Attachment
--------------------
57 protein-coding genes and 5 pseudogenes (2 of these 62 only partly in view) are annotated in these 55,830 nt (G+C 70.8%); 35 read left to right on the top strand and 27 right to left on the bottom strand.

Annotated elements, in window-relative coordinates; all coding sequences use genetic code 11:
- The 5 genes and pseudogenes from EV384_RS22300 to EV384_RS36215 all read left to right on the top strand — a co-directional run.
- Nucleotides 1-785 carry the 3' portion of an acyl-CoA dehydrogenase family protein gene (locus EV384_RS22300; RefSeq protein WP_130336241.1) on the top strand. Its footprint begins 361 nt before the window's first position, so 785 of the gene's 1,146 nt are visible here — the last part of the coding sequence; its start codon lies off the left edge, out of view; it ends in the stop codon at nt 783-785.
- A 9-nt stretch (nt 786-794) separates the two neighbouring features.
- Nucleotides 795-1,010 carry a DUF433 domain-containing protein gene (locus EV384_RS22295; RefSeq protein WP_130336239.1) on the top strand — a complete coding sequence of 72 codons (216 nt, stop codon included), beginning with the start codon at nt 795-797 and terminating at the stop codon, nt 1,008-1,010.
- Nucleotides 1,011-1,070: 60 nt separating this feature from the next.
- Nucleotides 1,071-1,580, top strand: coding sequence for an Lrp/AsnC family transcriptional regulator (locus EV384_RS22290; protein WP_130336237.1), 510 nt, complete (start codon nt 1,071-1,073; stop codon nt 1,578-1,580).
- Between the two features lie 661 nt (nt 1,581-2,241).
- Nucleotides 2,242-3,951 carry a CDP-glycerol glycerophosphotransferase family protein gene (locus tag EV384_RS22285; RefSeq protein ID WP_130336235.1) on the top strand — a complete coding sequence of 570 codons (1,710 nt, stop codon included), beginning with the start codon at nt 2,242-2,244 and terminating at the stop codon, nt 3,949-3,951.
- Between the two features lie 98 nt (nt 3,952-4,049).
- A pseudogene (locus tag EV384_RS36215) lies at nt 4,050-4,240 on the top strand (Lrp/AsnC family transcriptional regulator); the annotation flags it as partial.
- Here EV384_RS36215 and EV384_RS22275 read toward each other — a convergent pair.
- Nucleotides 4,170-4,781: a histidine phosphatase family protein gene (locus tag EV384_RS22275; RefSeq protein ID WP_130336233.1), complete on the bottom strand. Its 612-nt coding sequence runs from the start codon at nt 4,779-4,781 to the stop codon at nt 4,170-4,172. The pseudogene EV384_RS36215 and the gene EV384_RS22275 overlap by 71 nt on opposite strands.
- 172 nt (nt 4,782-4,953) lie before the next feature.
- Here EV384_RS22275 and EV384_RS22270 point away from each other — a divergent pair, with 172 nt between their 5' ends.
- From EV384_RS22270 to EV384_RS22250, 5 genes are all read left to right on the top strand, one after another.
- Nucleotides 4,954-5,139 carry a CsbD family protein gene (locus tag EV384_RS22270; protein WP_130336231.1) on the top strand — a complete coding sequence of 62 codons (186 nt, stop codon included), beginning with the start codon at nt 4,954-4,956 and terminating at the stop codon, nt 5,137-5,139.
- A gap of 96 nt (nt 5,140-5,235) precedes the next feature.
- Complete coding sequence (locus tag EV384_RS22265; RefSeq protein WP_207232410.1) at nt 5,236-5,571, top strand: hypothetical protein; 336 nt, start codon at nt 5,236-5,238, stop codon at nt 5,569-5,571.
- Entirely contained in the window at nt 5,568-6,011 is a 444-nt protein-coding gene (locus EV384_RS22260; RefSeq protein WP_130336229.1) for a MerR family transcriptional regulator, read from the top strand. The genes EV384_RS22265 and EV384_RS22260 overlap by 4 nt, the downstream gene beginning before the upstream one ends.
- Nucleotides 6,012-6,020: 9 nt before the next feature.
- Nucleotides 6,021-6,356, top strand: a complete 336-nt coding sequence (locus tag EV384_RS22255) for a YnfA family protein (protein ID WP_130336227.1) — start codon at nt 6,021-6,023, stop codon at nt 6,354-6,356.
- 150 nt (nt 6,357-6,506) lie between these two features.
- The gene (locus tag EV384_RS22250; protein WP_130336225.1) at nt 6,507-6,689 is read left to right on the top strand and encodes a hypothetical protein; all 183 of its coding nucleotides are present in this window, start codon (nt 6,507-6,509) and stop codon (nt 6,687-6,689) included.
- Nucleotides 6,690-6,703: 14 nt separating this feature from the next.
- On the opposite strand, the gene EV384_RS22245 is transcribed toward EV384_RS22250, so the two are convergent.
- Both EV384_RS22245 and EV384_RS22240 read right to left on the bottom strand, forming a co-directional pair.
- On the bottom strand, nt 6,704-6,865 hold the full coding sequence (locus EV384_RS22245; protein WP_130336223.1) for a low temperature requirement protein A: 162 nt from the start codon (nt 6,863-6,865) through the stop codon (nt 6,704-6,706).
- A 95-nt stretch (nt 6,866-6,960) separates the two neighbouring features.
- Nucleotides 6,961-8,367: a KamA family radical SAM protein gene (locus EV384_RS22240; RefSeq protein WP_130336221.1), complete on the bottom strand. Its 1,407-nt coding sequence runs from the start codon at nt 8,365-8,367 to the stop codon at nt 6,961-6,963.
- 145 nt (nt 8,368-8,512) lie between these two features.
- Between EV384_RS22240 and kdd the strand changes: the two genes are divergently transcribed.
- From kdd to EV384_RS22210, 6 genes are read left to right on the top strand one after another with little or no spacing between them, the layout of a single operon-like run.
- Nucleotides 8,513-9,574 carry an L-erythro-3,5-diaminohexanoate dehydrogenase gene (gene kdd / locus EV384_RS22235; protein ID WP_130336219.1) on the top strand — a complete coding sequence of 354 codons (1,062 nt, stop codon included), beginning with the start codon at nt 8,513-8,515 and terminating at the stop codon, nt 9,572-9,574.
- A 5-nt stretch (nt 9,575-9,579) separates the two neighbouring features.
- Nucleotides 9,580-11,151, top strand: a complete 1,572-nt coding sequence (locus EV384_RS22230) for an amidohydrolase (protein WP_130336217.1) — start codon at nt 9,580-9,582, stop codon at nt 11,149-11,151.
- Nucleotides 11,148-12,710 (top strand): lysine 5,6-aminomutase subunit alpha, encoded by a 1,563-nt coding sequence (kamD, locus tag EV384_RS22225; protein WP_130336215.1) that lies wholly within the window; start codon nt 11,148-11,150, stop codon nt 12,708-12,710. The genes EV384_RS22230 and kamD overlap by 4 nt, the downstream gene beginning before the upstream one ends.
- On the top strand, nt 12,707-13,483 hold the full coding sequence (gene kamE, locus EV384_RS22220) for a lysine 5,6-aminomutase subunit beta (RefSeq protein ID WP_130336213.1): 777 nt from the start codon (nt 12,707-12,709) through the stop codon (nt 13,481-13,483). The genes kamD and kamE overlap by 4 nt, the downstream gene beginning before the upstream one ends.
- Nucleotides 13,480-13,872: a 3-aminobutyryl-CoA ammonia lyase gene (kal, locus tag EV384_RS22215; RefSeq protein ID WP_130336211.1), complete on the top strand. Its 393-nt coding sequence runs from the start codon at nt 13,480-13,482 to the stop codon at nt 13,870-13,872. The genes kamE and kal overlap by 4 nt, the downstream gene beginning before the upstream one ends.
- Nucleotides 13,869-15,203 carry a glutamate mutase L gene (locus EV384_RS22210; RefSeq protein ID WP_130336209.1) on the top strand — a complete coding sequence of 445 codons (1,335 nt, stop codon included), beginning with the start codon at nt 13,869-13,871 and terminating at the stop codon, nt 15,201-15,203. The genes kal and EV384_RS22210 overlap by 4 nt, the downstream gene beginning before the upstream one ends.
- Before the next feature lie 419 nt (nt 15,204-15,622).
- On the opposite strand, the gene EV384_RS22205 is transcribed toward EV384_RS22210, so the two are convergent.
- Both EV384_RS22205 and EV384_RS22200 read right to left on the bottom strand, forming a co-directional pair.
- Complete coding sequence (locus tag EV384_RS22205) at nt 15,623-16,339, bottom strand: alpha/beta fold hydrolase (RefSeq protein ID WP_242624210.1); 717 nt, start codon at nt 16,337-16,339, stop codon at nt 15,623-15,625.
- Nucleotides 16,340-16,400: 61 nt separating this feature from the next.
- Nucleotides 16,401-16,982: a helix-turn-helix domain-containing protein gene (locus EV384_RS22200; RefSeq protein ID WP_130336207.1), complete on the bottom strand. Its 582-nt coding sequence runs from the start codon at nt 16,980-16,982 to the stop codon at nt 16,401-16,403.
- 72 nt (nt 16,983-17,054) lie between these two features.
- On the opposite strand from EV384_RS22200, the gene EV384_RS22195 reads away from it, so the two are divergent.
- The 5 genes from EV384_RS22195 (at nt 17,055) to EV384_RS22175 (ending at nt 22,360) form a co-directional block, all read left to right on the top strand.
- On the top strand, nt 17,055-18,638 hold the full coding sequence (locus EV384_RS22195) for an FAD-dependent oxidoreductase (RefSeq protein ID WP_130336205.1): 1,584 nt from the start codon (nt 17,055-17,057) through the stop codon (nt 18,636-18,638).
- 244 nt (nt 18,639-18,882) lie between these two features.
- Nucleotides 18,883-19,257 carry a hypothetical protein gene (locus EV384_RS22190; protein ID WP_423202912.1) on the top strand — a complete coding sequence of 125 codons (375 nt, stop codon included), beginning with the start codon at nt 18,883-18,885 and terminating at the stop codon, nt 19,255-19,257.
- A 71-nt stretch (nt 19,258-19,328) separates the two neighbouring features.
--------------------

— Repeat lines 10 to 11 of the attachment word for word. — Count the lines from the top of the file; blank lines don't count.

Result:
- Nucleotides 2,242-3,951 carry a CDP-glycerol glycerophosphotransferase family protein gene (locus tag EV384_RS22285; RefSeq protein ID WP_130336235.1) on the top strand — a complete coding sequence of 570 codons (1,710 nt, stop codon included), beginning with the start codon at nt 2,242-2,244 and terminating at the stop codon, nt 3,949-3,951.
- Between the two features lie 98 nt (nt 3,952-4,049).